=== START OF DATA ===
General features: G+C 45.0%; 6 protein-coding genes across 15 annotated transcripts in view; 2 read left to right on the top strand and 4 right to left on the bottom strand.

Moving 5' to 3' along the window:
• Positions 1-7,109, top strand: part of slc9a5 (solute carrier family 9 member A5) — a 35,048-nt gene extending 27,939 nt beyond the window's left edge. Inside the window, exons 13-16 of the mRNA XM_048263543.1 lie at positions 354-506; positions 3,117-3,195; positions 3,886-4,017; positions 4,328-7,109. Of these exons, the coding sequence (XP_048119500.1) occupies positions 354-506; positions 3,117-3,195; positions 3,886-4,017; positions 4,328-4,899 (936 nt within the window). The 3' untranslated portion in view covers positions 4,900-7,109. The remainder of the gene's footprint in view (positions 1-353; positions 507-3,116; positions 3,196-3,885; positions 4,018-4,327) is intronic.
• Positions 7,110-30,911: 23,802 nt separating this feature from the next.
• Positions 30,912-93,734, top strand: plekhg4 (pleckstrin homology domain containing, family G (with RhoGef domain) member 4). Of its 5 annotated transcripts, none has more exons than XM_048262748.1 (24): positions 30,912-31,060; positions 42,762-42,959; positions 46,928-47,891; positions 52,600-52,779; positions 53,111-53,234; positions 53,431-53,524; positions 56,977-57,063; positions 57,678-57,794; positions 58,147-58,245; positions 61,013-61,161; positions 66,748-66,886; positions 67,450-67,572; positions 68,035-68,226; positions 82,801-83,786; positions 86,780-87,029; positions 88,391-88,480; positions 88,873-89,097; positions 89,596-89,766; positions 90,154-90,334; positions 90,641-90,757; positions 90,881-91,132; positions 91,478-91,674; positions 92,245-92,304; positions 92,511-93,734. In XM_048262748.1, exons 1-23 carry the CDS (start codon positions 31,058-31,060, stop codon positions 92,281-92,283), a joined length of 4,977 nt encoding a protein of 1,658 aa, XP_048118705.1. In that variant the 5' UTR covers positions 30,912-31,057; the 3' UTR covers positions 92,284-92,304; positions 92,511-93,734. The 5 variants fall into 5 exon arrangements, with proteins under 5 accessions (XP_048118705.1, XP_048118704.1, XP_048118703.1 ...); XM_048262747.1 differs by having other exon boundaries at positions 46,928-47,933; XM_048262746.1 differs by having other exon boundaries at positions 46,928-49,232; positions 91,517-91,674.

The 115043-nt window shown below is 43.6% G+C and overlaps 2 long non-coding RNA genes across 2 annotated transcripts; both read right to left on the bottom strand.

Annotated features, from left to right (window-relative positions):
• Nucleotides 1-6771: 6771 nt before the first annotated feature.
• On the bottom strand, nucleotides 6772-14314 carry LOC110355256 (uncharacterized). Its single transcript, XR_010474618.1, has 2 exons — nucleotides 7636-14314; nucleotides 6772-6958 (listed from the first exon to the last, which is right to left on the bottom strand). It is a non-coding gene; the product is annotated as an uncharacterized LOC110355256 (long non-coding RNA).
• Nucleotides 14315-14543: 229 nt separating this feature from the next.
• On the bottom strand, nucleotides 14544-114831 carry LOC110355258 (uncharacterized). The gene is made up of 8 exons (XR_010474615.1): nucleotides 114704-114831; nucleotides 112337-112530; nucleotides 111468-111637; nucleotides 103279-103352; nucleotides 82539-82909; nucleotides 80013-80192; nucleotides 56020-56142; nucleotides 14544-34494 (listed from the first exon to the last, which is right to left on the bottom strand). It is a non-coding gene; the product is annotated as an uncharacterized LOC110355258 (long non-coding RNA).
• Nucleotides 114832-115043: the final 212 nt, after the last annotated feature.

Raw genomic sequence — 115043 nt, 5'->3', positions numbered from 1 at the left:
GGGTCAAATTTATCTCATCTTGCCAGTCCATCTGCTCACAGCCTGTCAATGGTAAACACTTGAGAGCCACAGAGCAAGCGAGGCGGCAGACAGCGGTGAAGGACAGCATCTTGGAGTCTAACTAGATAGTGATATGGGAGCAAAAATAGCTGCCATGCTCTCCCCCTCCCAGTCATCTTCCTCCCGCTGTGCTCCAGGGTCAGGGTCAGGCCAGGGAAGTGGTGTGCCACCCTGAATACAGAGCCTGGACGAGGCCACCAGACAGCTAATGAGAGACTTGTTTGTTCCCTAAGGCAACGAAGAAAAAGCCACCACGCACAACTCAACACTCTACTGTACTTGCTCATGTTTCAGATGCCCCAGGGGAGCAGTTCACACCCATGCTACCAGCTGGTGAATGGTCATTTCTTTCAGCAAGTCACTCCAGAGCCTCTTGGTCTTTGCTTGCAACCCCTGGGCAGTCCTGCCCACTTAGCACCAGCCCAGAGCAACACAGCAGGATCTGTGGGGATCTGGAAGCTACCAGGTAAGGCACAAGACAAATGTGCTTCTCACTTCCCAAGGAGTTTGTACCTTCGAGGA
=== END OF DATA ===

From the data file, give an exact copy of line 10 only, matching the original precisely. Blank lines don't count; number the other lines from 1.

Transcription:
• Nucleotides 14315-14543: 229 nt separating this feature from the next.